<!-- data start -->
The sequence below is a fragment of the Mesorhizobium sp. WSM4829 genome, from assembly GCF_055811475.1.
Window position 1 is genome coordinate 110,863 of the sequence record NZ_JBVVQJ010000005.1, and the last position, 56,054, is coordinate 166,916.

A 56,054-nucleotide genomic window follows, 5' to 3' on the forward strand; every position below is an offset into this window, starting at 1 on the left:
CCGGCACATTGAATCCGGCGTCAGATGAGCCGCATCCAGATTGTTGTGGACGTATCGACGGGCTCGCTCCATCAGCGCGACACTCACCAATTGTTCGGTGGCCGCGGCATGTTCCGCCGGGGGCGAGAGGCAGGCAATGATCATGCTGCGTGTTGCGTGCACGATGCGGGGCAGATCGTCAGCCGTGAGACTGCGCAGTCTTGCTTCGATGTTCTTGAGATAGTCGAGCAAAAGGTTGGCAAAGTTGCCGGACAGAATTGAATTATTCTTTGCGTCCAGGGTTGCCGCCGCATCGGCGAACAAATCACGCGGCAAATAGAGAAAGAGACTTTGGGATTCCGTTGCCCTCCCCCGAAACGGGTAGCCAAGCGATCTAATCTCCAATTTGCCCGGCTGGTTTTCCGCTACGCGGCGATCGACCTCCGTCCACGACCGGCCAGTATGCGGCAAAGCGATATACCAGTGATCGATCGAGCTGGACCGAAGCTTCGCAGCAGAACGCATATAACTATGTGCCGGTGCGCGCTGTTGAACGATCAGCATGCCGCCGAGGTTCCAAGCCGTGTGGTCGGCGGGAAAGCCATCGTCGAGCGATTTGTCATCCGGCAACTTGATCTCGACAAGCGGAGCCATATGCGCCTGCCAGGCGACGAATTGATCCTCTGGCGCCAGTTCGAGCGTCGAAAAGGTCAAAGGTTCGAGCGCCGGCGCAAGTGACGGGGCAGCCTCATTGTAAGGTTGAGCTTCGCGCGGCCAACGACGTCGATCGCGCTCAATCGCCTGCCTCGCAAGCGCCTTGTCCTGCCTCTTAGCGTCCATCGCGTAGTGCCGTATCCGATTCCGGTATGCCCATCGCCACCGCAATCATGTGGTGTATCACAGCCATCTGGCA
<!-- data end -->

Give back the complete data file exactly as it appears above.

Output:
The sequence below is a fragment of the Mesorhizobium sp. WSM4829 genome, from assembly GCF_055811475.1.
Window position 1 is genome coordinate 110,863 of the sequence record NZ_JBVVQJ010000005.1, and the last position, 56,054, is coordinate 166,916.

A 56,054-nucleotide genomic window follows, 5' to 3' on the forward strand; every position below is an offset into this window, starting at 1 on the left:
CCGGCACATTGAATCCGGCGTCAGATGAGCCGCATCCAGATTGTTGTGGACGTATCGACGGGCTCGCTCCATCAGCGCGACACTCACCAATTGTTCGGTGGCCGCGGCATGTTCCGCCGGGGGCGAGAGGCAGGCAATGATCATGCTGCGTGTTGCGTGCACGATGCGGGGCAGATCGTCAGCCGTGAGACTGCGCAGTCTTGCTTCGATGTTCTTGAGATAGTCGAGCAAAAGGTTGGCAAAGTTGCCGGACAGAATTGAATTATTCTTTGCGTCCAGGGTTGCCGCCGCATCGGCGAACAAATCACGCGGCAAATAGAGAAAGAGACTTTGGGATTCCGTTGCCCTCCCCCGAAACGGGTAGCCAAGCGATCTAATCTCCAATTTGCCCGGCTGGTTTTCCGCTACGCGGCGATCGACCTCCGTCCACGACCGGCCAGTATGCGGCAAAGCGATATACCAGTGATCGATCGAGCTGGACCGAAGCTTCGCAGCAGAACGCATATAACTATGTGCCGGTGCGCGCTGTTGAACGATCAGCATGCCGCCGAGGTTCCAAGCCGTGTGGTCGGCGGGAAAGCCATCGTCGAGCGATTTGTCATCCGGCAACTTGATCTCGACAAGCGGAGCCATATGCGCCTGCCAGGCGACGAATTGATCCTCTGGCGCCAGTTCGAGCGTCGAAAAGGTCAAAGGTTCGAGCGCCGGCGCAAGTGACGGGGCAGCCTCATTGTAAGGTTGAGCTTCGCGCGGCCAACGACGTCGATCGCGCTCAATCGCCTGCCTCGCAAGCGCCTTGTCCTGCCTCTTAGCGTCCATCGCGTAGTGCCGTATCCGATTCCGGTATGCCCATCGCCACCGCAATCATGTGGTGTATCACAGCCATCTGGCA